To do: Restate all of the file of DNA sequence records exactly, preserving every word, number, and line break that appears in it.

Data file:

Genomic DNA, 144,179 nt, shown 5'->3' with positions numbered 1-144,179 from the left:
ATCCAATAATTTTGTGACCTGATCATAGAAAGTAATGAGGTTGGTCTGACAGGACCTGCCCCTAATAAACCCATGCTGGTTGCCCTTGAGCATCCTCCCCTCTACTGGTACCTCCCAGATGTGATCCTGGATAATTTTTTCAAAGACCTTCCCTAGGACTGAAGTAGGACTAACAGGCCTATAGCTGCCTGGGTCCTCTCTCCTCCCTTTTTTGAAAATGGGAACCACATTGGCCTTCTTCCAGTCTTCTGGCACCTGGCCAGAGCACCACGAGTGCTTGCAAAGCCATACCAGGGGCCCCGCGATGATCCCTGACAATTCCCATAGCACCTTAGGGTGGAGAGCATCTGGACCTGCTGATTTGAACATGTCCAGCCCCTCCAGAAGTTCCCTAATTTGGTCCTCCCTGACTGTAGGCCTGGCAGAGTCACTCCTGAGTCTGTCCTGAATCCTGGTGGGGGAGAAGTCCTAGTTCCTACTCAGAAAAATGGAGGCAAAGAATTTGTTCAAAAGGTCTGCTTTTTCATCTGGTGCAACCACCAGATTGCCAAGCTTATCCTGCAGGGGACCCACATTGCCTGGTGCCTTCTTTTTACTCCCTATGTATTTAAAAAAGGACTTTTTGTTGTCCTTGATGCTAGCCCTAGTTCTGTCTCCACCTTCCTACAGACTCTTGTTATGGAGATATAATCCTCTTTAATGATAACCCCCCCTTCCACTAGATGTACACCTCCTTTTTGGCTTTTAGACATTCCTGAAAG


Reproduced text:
Genomic DNA, 144,179 nt, shown 5'->3' with positions numbered 1-144,179 from the left:
ATCCAATAATTTTGTGACCTGATCATAGAAAGTAATGAGGTTGGTCTGACAGGACCTGCCCCTAATAAACCCATGCTGGTTGCCCTTGAGCATCCTCCCCTCTACTGGTACCTCCCAGATGTGATCCTGGATAATTTTTTCAAAGACCTTCCCTAGGACTGAAGTAGGACTAACAGGCCTATAGCTGCCTGGGTCCTCTCTCCTCCCTTTTTTGAAAATGGGAACCACATTGGCCTTCTTCCAGTCTTCTGGCACCTGGCCAGAGCACCACGAGTGCTTGCAAAGCCATACCAGGGGCCCCGCGATGATCCCTGACAATTCCCATAGCACCTTAGGGTGGAGAGCATCTGGACCTGCTGATTTGAACATGTCCAGCCCCTCCAGAAGTTCCCTAATTTGGTCCTCCCTGACTGTAGGCCTGGCAGAGTCACTCCTGAGTCTGTCCTGAATCCTGGTGGGGGAGAAGTCCTAGTTCCTACTCAGAAAAATGGAGGCAAAGAATTTGTTCAAAAGGTCTGCTTTTTCATCTGGTGCAACCACCAGATTGCCAAGCTTATCCTGCAGGGGACCCACATTGCCTGGTGCCTTCTTTTTACTCCCTATGTATTTAAAAAAGGACTTTTTGTTGTCCTTGATGCTAGCCCTAGTTCTGTCTCCACCTTCCTACAGACTCTTGTTATGGAGATATAATCCTCTTTAATGATAACCCCCCCTTCCACTAGATGTACACCTCCTTTTTGGCTTTTAGACATTCCTGAAAG